Liam Elliot, interest group leader and sophomore at Fort Lewis College, is wanting to start a fraternity and be a part of a Kappa Sigma Chapter.
Kappa Sigma Durango will begin at Interest Group level, which is when students can come to meetings and see what the chapter is all about, Booth said.
Elliot’s goal is for the group to be able to colonize, a term fraternities use to recruit members, and have their colony kick-off by the end of the semester, he said.
When the group is able to hit 60 members, it can then become a fully fledged charter and officially be considered as a Kappa Sigma Chapter, Elliot said.
“I’d love to just have a tight knit group of guys who are willing and focused on doing the right things for the community,” Elliot said. “The aspect of being close with your brothers while bringing positivity to the area is what’s important to me.”
As an interest group leader, he is in charge of those interested in organizing meetings as well keeping records of those who are interested in joining Kappa Sigma Durango, Elliot said.
Chase Booth was a brother from the Kappa Sigma Chapter at the University of Central Florida, but his job now is to travel the country and start opening more opportunities for those interested in Kappa Sigma, Booth said.
Booth's job includes facilitating up and coming chapters like Kappa Sigma Durango, which includes presenting meetings and information about the other successful chapters around the nation from other colleges, Booth said.
Elliot would like to reach, 35 to 40 students to become members, Elliot said.
When that number is hit then Kappa Sigma Durango would be able to begin its colony kick-off, Elliot said.
Being considered a colony is the next step after getting at least 35 members to pay the one time fee of $45 to officially become pledged in Kappa Sigma Durango, Elliot said.
When the colony kick-off happens, Kappa Sigma Durango would officially be considered a colony, and a fraternity of Kappa Sigma but still does not mean that the group can be considered a chapter of Kappa Sigma, Elliot said.
Invitations addressing the time and place of these information meetings to become a part of Kappa Sigma Durango first started showing up in Feb., Elliot said.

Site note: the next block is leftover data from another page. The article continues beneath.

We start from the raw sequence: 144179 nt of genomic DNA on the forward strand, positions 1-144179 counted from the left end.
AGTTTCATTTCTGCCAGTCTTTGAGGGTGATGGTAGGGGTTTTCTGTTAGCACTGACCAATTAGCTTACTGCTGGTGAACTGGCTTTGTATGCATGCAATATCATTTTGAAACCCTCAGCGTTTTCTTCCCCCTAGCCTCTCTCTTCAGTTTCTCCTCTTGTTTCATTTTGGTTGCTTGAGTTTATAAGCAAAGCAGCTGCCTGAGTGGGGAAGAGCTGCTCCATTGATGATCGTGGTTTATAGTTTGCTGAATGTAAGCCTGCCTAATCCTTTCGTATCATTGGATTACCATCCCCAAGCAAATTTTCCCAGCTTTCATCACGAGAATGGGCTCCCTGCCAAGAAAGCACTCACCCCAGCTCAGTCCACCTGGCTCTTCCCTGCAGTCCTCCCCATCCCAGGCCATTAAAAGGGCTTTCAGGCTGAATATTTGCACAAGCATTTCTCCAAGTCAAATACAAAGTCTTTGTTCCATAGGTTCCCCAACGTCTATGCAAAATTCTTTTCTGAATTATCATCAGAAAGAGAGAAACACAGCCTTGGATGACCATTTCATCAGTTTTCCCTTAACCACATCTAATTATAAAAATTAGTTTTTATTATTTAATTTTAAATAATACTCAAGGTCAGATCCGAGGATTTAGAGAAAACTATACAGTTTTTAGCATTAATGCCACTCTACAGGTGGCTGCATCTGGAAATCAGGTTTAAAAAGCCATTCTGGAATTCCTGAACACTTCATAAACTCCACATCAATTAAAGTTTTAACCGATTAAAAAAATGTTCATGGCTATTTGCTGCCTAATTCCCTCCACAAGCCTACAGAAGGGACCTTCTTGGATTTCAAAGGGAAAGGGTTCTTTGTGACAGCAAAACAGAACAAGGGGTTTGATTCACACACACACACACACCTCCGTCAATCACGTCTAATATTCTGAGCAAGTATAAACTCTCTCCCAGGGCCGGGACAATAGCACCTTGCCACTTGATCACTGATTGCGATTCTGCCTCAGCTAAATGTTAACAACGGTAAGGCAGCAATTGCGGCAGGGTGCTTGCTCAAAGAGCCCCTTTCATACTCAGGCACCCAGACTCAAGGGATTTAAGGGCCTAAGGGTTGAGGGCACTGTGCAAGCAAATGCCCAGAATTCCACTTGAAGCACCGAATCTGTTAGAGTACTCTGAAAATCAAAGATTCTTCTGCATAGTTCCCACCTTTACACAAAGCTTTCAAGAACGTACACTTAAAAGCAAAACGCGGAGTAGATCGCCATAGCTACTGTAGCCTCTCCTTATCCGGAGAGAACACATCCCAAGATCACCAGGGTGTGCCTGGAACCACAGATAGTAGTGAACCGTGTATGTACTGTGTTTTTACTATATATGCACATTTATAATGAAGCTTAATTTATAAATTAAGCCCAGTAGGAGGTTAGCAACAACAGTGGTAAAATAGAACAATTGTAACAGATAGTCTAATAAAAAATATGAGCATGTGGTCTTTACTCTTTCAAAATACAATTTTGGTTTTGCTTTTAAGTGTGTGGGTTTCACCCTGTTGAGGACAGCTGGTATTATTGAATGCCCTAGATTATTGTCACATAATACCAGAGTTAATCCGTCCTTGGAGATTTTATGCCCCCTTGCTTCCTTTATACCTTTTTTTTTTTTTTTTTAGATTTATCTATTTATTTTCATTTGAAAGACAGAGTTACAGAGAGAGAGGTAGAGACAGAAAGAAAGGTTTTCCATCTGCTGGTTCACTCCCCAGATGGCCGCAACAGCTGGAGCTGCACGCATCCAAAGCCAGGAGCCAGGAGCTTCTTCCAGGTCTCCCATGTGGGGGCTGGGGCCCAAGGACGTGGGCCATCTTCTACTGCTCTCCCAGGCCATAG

They wanted to start a chapter here at FLC last semester, but it was not successful because of obstacles such as the COVID-19, and the Associated Student of Fort Lewis College Constitution and bylaws, Elliot said.
There is no specific policy that prohibits greek life, but FLC does prohibit groups that would not be open to the entire student body, Lauren Savage, media relations strategist at FLC, said.
“For example, an all male and all female greek organization could not become an FLC student organization”, Savage said.
Another reason for pushback on fraternities, is the expectation of hazing.
Las Cruces Sun-News Reported on Jan 23, 2020 that New Mexico State University had banned its Kappa Sigma Chapter from the school for 5 years after a student was shot in the leg during an initiation event.
“Students pledging to Kappa Sigma were required to participate in loyalty oaths with guns held to their heads or other parts of their body, according to the report, and the activity included pulling the guns' triggers,” Algernon D'Ammassa, Reporter and Columnist for the Las Cruces Sun-News, said.
“FLC takes a strong stance against hazing because it is against Colorado law and our student conduct policy no matter the type of organization involved,” Savage said.
Kappa Sigma Durango stands by a complete no tolerance policy on hazing and would respond with an immediate internal response to those involved, Elliot said.
Both Booth and Elliot would like to get recognition from the school, but right now it’s not looking like a reality, Booth said.
As of now, Kappa Sigma Durango is a chapter that is an independent non-affiliated organization, meaning it cannot use FLC in its title because of FLC’s policy on non co-ed groups, Booth said.
A large amount of chapters within Kappa Sigma are unaffiliated with their schools and are successful in their prospect chapters, Booth said.
Twenty-two people have come out to meetings this semester and in the first week of information sessions, there have been seven people who have paid to be a part of the chapter, Booth said.
There have been at least seven sessions this semester and there will be more opportunities for sessions throughout the semester, Elliot said.
Currently there is no chapter house for the members to live in, but that would be up to the group once members do join, Booth said.
Some chapters at other campuses have houses, whereas some chapters do not want a house and can be just as successful, Booth said.
Kappa Sigma Durango wants its members to invite other FLC students so that people from here show they are willing to start a chapter for their community, Booth said.
When Booth was starting in college as a freshman, he had a hard time meeting people but wanted to be a part of something that could really impact the community, he said.
Booth’s mindset in pushing to make colonies happen at colleges comes from the success garnered around Kappa Sigma through being number one in the nation, he said.